I'll close this post with some photos that were taken from my hotel room balcony in La Push, WA.  Hindsight is that I should have stayed two nights here.  If you ever find yourself in/around Seattle, I highly recommend taking some time to visit this area.

A friendly seagull visited me up close!

Seattle - Day 10 & 11

Monday, September 10, 2012:  Bheem got to hang out with us today instead of going to daycare.  We went back through the Public Market (Pike's Place) and loafed around Seattle.  We visited Uncle Durward's favorite creamery and a great map store.

We changed hotels and began staying at the Moore Hotel.  It was built in 1906 and still had that old time charm.  It was decorated with rich reds, burgundy, and animal print giving it the feel of a swanky establishment.  The bed was super comfy, plus there was a Target two blocks away.  For some reason, I ended up going to Target 4 times (like how did I survive before knowing there was a Target there?) 

Tuesday, September 11, 2012:  This was my last day in Seattle, and unfortunately I woke up with a horrible head cold.  I slept in a bit before Aunt Bonnie and I walked all over Seattle - again.  We found an art gallery that I had wanted to visit.  It showcased the work of accomplished photographer, Mr. Art Wolfe.  He's the main reason I wanted to tour the Olympic Peninsula while in the area.  www.artwolfe.com  Here we are inside his gallery.

Tonia met us for lunch, and then we headed over to the big REI of Seattle.  I could have spent a whole day in there! I skipped supper with the group and went back to the hotel to rest.  I missed saying goodbye to Tonia, Jay and little Bheem.  Ugh..I hate being sick.


Seattle - Day 9

Sunday, September 9, 2012:  Tonia drove us to the tailgate market in Ballard.  We had fresh wood-fired pizza and picked up fresh food for supper (fresh baked pot pies, beets and salad.)  Seattle thrives on fresh food!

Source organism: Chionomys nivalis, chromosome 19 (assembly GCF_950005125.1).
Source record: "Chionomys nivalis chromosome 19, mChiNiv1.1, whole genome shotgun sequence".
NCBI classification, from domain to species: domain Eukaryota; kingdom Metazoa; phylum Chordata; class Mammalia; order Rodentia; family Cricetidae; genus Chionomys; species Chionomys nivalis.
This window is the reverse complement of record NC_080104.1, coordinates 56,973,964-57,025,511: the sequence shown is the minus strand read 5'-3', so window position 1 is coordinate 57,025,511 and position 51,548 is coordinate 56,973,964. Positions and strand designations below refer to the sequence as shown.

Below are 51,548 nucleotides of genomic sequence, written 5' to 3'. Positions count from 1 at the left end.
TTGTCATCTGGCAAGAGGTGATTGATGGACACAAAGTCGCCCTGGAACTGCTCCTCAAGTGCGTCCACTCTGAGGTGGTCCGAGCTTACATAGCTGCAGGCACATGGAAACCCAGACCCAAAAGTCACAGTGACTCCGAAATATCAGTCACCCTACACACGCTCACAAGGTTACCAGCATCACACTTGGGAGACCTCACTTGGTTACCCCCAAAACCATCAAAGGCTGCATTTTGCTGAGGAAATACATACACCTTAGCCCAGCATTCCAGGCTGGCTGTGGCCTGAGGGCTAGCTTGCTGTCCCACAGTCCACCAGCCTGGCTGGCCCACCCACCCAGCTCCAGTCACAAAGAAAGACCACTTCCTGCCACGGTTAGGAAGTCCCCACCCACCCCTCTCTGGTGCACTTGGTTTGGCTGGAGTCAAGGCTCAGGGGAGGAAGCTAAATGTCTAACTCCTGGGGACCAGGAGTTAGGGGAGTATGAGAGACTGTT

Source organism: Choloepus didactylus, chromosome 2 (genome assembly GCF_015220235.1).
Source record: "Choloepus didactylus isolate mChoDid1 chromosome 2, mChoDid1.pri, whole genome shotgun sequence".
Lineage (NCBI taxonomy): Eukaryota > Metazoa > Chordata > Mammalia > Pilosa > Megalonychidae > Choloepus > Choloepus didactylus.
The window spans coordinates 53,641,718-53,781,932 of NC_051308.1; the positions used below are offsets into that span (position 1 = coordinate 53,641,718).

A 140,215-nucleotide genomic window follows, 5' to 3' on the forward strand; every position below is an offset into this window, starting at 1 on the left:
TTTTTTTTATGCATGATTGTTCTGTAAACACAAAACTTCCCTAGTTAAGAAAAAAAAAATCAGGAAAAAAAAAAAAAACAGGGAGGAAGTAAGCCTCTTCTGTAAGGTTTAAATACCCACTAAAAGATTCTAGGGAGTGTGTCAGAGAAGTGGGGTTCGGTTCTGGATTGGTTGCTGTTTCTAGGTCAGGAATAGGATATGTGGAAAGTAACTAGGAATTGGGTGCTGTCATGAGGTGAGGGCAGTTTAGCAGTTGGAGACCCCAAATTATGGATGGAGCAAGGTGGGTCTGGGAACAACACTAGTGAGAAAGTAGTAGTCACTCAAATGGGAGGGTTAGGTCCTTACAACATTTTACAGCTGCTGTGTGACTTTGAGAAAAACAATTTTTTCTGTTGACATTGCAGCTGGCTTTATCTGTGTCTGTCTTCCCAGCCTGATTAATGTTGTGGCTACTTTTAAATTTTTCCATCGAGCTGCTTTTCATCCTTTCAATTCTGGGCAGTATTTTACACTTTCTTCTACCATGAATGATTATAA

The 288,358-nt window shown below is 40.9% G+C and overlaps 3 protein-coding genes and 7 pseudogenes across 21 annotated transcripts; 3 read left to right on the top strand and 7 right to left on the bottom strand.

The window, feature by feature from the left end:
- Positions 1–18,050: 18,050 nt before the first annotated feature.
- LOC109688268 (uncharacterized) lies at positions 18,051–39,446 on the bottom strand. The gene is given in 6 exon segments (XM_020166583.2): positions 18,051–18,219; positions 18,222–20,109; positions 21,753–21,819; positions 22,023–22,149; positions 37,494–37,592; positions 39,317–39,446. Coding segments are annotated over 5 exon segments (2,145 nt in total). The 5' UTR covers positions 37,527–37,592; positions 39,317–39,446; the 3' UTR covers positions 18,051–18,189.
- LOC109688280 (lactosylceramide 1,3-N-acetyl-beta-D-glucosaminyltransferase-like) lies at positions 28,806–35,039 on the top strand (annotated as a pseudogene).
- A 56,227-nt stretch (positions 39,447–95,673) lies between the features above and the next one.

Bheem enjoyed the various musicians and didn't hesitate to bob with the rhythm of each one.  I have a feeling that music will play a big role in that child's life.

Next we visited the Ballard Locks.  I didn't read up on this, but I know the locks are used for elevation changes of boats traveling between sea level and inland rivers.  Interestingly as well, the salmon have 'ladders' they use to swim from sea to inland rivers too so they can spawn.

We made a quick stop at Hale's Ales to get a t-shirt and a quick photo!   Thinking back - I never did taste the beer.  Hmm..may need to re-visit that place again.  The lady selling t-shirts wasn't impressed that I was a Hale, and there was no discount.  Sheesh.. (ha!)  She did throw in a handful of Hale's coasters for free.

The Hale girls prepared an amazing supper.  We relaxed for the evening and Uncle Durward played an old video from mine and Tonia's childhood.  It had my Papaw in it, which was bittersweet to watch.  Papaw Hale died when I was 8, and my memories of him are sketchy at best. We watched it twice, but I think I could have watched it 100 times just to see his laugh and his mannerisms again.  I fell asleep that night through salty tears missing a man I hardly knew, but loved so much.

On a lighter note, I took advantage of Tonia's balcony to capture a nighttime Seattle photo (the round thing is a ferris wheel in motion.)  She's got an awesome view!

Seattle - Day 8

Saturday, September 8, 2012:  Arrived in Seattle and met Aunt Bonnie near the dock.  The walk back to my cousin Tonia's apartment would be the first of many uphill hikes in Seattle with Aunt Bonnie!  It was a great feeling to actually know the people around me for the first time in a week, plus these people have a special place in my heart - they're family!

After dropping off luggage, we set out for Olympic Sculpture Park for a day of sunshine and fun times with Tonia, Jay, little Bheem, Uncle Durward and Aunt Bonnie.  We visited the beach in Seattle (think stones instead of sand) and watched Bheem play.  The Public Market (Pike's Place) was hopping with weekend visitors - I've never seen so many fresh flowers for sale - they were everywhere.  I had read about a bubble gum wall just below the market area.  It proved to be disgusting and intriguing at the same time!

We visited an olive oil & flavored vinegar store - it may sound strange, but it was fun (and delicious!)  I've heard we have one of these in Asheville, but I haven't checked it out yet.  Seattle reminded me a lot of Asheville, so I wasn't too surprised to experience piercings, tattoos, dreadlocks, street performers, the wafting aroma of patchouli mixed with the occasional plain ol' stinky person.  We did a ton of walking, so after a scrumptious dinner of fresh salmon at Etta's, we called it a night.

Here are some other photos from Seattle:

This is one I haven't seen in Asheville yet - a rolling piano!